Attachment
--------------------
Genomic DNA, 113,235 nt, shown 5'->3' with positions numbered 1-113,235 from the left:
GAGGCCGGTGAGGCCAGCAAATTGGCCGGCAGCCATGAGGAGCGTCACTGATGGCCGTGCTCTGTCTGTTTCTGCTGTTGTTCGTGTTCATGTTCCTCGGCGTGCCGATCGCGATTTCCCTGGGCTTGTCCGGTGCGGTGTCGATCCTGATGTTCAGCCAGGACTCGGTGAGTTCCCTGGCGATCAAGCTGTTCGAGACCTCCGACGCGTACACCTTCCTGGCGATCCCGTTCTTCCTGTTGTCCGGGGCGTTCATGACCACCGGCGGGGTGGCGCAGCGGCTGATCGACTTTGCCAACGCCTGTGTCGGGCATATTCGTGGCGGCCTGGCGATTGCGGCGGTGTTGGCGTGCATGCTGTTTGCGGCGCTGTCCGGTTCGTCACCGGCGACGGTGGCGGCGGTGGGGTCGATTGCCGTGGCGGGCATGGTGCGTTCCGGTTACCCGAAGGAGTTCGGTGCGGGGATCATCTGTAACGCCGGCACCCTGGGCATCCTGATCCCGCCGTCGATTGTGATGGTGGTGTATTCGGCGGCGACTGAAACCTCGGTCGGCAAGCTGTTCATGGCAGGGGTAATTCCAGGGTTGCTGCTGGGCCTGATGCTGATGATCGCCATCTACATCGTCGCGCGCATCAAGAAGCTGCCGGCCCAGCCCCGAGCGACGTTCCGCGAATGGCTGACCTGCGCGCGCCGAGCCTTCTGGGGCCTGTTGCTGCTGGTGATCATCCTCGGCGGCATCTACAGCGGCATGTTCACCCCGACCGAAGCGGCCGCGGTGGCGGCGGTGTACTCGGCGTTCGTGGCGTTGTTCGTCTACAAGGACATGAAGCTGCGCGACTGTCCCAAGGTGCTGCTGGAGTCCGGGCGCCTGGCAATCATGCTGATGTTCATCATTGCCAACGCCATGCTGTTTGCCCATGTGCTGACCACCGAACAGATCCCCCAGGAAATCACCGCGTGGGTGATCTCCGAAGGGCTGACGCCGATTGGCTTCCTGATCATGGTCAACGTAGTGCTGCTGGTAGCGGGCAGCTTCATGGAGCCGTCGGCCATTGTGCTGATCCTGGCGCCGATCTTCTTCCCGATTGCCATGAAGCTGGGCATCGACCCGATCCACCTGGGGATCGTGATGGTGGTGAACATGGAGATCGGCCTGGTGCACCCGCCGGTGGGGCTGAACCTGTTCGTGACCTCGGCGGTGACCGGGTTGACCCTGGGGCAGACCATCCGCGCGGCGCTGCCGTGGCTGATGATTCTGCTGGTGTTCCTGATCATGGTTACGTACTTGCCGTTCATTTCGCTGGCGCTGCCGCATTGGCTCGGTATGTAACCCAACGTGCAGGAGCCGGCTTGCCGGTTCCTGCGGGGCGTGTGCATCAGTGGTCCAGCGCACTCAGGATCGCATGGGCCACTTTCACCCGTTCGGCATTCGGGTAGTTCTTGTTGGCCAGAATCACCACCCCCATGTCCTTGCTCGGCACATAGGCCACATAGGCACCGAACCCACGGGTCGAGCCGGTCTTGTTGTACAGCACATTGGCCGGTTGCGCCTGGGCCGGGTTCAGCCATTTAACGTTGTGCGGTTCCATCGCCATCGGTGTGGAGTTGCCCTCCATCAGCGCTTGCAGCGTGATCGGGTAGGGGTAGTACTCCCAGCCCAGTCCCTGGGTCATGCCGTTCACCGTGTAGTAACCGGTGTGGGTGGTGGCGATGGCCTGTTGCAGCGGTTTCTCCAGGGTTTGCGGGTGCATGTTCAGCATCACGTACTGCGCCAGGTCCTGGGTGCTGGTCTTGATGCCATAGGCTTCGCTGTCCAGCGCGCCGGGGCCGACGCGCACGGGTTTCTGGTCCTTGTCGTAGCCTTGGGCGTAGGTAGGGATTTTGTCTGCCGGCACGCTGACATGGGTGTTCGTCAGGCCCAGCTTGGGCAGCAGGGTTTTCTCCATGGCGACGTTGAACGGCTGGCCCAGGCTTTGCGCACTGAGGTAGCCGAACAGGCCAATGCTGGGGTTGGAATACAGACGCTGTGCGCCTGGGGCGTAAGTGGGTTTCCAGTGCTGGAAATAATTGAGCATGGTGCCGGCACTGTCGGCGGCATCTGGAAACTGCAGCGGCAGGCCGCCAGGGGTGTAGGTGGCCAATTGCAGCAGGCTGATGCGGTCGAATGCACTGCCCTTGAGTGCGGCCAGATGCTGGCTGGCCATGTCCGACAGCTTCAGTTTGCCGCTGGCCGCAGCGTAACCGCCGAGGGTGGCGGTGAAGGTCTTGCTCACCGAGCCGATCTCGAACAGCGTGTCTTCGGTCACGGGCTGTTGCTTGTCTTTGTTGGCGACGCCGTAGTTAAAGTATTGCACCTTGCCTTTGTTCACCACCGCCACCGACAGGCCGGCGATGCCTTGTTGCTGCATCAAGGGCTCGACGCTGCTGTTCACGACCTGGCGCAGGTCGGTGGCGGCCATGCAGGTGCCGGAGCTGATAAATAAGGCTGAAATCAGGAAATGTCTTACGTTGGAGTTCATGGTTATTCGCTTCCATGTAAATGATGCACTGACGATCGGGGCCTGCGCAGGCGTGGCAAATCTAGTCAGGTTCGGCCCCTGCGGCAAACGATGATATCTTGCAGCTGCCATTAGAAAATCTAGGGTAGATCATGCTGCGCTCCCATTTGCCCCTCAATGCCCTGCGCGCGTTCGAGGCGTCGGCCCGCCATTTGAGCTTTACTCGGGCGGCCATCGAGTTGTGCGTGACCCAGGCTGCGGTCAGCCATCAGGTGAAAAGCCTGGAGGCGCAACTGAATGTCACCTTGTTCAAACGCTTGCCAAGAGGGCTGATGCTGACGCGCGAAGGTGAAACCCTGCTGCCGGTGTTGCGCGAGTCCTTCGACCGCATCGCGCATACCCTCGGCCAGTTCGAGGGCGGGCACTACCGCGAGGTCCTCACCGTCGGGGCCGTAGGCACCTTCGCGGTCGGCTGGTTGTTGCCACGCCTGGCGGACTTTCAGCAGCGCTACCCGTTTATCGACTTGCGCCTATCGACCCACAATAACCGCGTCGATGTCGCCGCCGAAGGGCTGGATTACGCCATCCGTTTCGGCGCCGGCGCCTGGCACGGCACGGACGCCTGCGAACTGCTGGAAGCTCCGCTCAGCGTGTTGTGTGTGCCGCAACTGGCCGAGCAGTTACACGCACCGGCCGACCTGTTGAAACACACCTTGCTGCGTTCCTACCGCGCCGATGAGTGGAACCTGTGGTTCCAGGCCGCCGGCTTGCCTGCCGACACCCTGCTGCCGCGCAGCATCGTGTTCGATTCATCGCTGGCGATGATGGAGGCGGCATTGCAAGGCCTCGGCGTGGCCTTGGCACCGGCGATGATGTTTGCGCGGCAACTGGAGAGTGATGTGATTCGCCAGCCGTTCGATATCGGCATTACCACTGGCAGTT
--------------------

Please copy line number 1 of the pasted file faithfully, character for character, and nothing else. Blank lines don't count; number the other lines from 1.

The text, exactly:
Genomic DNA, 113,235 nt, shown 5'->3' with positions numbered 1-113,235 from the left: